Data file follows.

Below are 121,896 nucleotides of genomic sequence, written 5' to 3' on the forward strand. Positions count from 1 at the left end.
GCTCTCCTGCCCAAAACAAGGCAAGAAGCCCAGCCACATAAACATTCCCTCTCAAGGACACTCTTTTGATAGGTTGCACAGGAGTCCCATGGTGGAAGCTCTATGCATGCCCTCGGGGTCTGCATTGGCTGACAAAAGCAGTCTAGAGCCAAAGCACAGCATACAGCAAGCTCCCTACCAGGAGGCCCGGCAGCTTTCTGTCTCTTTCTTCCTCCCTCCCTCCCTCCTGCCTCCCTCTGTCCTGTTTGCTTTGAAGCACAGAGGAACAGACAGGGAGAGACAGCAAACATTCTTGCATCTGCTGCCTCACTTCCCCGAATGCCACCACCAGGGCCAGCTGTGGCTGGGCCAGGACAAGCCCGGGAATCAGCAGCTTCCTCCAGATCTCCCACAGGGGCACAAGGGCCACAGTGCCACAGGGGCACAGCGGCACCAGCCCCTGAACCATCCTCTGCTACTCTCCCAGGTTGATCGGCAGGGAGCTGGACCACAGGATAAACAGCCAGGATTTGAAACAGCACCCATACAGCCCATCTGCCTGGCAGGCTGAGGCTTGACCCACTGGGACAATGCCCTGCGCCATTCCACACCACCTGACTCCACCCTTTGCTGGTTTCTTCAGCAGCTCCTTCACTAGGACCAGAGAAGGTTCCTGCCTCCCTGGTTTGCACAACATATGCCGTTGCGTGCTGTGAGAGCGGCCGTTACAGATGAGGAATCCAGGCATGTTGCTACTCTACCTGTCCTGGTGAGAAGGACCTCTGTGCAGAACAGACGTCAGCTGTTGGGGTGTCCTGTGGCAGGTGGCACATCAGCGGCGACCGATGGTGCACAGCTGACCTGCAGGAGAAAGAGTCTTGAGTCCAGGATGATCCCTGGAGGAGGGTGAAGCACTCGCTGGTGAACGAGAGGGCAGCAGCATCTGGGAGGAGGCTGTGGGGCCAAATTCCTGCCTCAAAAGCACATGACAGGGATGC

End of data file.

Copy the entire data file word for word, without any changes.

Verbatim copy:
Below are 121,896 nucleotides of genomic sequence, written 5' to 3' on the forward strand. Positions count from 1 at the left end.
GCTCTCCTGCCCAAAACAAGGCAAGAAGCCCAGCCACATAAACATTCCCTCTCAAGGACACTCTTTTGATAGGTTGCACAGGAGTCCCATGGTGGAAGCTCTATGCATGCCCTCGGGGTCTGCATTGGCTGACAAAAGCAGTCTAGAGCCAAAGCACAGCATACAGCAAGCTCCCTACCAGGAGGCCCGGCAGCTTTCTGTCTCTTTCTTCCTCCCTCCCTCCCTCCTGCCTCCCTCTGTCCTGTTTGCTTTGAAGCACAGAGGAACAGACAGGGAGAGACAGCAAACATTCTTGCATCTGCTGCCTCACTTCCCCGAATGCCACCACCAGGGCCAGCTGTGGCTGGGCCAGGACAAGCCCGGGAATCAGCAGCTTCCTCCAGATCTCCCACAGGGGCACAAGGGCCACAGTGCCACAGGGGCACAGCGGCACCAGCCCCTGAACCATCCTCTGCTACTCTCCCAGGTTGATCGGCAGGGAGCTGGACCACAGGATAAACAGCCAGGATTTGAAACAGCACCCATACAGCCCATCTGCCTGGCAGGCTGAGGCTTGACCCACTGGGACAATGCCCTGCGCCATTCCACACCACCTGACTCCACCCTTTGCTGGTTTCTTCAGCAGCTCCTTCACTAGGACCAGAGAAGGTTCCTGCCTCCCTGGTTTGCACAACATATGCCGTTGCGTGCTGTGAGAGCGGCCGTTACAGATGAGGAATCCAGGCATGTTGCTACTCTACCTGTCCTGGTGAGAAGGACCTCTGTGCAGAACAGACGTCAGCTGTTGGGGTGTCCTGTGGCAGGTGGCACATCAGCGGCGACCGATGGTGCACAGCTGACCTGCAGGAGAAAGAGTCTTGAGTCCAGGATGATCCCTGGAGGAGGGTGAAGCACTCGCTGGTGAACGAGAGGGCAGCAGCATCTGGGAGGAGGCTGTGGGGCCAAATTCCTGCCTCAAAAGCACATGACAGGGATGC